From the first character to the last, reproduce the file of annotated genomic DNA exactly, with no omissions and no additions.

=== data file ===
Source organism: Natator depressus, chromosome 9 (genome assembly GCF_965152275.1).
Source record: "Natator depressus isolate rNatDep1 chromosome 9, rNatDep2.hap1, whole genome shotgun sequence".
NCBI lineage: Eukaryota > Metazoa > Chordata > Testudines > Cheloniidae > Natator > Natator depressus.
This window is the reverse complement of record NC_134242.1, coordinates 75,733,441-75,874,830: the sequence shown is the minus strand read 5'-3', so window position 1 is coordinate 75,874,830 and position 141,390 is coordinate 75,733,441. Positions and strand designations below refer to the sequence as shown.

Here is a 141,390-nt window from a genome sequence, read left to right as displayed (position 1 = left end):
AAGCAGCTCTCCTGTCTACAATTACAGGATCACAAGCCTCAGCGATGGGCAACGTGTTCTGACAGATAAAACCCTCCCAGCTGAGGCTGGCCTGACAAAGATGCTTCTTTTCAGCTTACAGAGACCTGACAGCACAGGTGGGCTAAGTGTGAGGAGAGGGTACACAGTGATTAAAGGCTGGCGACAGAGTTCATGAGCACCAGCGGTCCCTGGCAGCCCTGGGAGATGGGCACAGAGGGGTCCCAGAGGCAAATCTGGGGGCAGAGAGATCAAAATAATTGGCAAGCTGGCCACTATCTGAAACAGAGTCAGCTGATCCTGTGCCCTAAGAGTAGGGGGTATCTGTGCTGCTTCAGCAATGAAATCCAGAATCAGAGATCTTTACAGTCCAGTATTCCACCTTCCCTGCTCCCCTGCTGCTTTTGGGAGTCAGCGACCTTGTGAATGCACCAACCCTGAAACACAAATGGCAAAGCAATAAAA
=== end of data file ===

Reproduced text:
Source organism: Natator depressus, chromosome 9 (genome assembly GCF_965152275.1).
Source record: "Natator depressus isolate rNatDep1 chromosome 9, rNatDep2.hap1, whole genome shotgun sequence".
NCBI lineage: Eukaryota > Metazoa > Chordata > Testudines > Cheloniidae > Natator > Natator depressus.
This window is the reverse complement of record NC_134242.1, coordinates 75,733,441-75,874,830: the sequence shown is the minus strand read 5'-3', so window position 1 is coordinate 75,874,830 and position 141,390 is coordinate 75,733,441. Positions and strand designations below refer to the sequence as shown.

Here is a 141,390-nt window from a genome sequence, read left to right as displayed (position 1 = left end):
AAGCAGCTCTCCTGTCTACAATTACAGGATCACAAGCCTCAGCGATGGGCAACGTGTTCTGACAGATAAAACCCTCCCAGCTGAGGCTGGCCTGACAAAGATGCTTCTTTTCAGCTTACAGAGACCTGACAGCACAGGTGGGCTAAGTGTGAGGAGAGGGTACACAGTGATTAAAGGCTGGCGACAGAGTTCATGAGCACCAGCGGTCCCTGGCAGCCCTGGGAGATGGGCACAGAGGGGTCCCAGAGGCAAATCTGGGGGCAGAGAGATCAAAATAATTGGCAAGCTGGCCACTATCTGAAACAGAGTCAGCTGATCCTGTGCCCTAAGAGTAGGGGGTATCTGTGCTGCTTCAGCAATGAAATCCAGAATCAGAGATCTTTACAGTCCAGTATTCCACCTTCCCTGCTCCCCTGCTGCTTTTGGGAGTCAGCGACCTTGTGAATGCACCAACCCTGAAACACAAATGGCAAAGCAATAAAA